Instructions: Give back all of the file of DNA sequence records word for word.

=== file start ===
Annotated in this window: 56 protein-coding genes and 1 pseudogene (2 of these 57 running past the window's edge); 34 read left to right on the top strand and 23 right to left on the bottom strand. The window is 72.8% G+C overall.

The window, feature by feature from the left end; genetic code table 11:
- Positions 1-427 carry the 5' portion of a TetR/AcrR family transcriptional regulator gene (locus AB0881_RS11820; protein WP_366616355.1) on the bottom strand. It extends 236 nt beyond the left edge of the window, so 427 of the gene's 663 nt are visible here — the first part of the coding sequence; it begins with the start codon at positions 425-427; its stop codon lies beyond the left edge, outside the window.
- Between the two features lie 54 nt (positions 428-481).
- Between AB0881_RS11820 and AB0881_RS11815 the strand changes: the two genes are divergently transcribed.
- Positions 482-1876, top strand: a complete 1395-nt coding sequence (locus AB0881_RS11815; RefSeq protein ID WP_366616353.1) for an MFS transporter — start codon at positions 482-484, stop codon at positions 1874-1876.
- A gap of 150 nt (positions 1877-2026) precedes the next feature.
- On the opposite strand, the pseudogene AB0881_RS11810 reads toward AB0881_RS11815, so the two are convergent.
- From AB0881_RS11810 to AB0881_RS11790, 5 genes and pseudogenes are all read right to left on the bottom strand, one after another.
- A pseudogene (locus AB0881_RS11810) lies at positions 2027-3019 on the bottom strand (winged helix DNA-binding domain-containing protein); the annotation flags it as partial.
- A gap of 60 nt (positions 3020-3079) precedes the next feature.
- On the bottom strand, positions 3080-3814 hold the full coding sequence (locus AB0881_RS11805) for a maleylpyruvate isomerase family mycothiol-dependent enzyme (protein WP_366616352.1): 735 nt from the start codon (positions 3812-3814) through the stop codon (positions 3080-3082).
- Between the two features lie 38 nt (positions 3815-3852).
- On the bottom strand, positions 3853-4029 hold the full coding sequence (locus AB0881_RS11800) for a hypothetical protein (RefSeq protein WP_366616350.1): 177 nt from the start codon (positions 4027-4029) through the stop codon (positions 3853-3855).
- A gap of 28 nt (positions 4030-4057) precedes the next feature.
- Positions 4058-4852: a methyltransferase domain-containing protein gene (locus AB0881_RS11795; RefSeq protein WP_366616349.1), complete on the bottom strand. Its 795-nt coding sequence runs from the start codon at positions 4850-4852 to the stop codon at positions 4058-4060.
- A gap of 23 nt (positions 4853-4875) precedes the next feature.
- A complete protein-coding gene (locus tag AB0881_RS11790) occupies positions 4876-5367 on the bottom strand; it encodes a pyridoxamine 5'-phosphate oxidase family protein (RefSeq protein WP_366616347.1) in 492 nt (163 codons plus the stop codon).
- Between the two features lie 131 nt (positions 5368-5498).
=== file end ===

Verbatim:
Annotated in this window: 56 protein-coding genes and 1 pseudogene (2 of these 57 running past the window's edge); 34 read left to right on the top strand and 23 right to left on the bottom strand. The window is 72.8% G+C overall.

The window, feature by feature from the left end; genetic code table 11:
- Positions 1-427 carry the 5' portion of a TetR/AcrR family transcriptional regulator gene (locus AB0881_RS11820; protein WP_366616355.1) on the bottom strand. It extends 236 nt beyond the left edge of the window, so 427 of the gene's 663 nt are visible here — the first part of the coding sequence; it begins with the start codon at positions 425-427; its stop codon lies beyond the left edge, outside the window.
- Between the two features lie 54 nt (positions 428-481).
- Between AB0881_RS11820 and AB0881_RS11815 the strand changes: the two genes are divergently transcribed.
- Positions 482-1876, top strand: a complete 1395-nt coding sequence (locus AB0881_RS11815; RefSeq protein ID WP_366616353.1) for an MFS transporter — start codon at positions 482-484, stop codon at positions 1874-1876.
- A gap of 150 nt (positions 1877-2026) precedes the next feature.
- On the opposite strand, the pseudogene AB0881_RS11810 reads toward AB0881_RS11815, so the two are convergent.
- From AB0881_RS11810 to AB0881_RS11790, 5 genes and pseudogenes are all read right to left on the bottom strand, one after another.
- A pseudogene (locus AB0881_RS11810) lies at positions 2027-3019 on the bottom strand (winged helix DNA-binding domain-containing protein); the annotation flags it as partial.
- A gap of 60 nt (positions 3020-3079) precedes the next feature.
- On the bottom strand, positions 3080-3814 hold the full coding sequence (locus AB0881_RS11805) for a maleylpyruvate isomerase family mycothiol-dependent enzyme (protein WP_366616352.1): 735 nt from the start codon (positions 3812-3814) through the stop codon (positions 3080-3082).
- Between the two features lie 38 nt (positions 3815-3852).
- On the bottom strand, positions 3853-4029 hold the full coding sequence (locus AB0881_RS11800) for a hypothetical protein (RefSeq protein WP_366616350.1): 177 nt from the start codon (positions 4027-4029) through the stop codon (positions 3853-3855).
- A gap of 28 nt (positions 4030-4057) precedes the next feature.
- Positions 4058-4852: a methyltransferase domain-containing protein gene (locus AB0881_RS11795; RefSeq protein WP_366616349.1), complete on the bottom strand. Its 795-nt coding sequence runs from the start codon at positions 4850-4852 to the stop codon at positions 4058-4060.
- A gap of 23 nt (positions 4853-4875) precedes the next feature.
- A complete protein-coding gene (locus tag AB0881_RS11790) occupies positions 4876-5367 on the bottom strand; it encodes a pyridoxamine 5'-phosphate oxidase family protein (RefSeq protein WP_366616347.1) in 492 nt (163 codons plus the stop codon).
- Between the two features lie 131 nt (positions 5368-5498).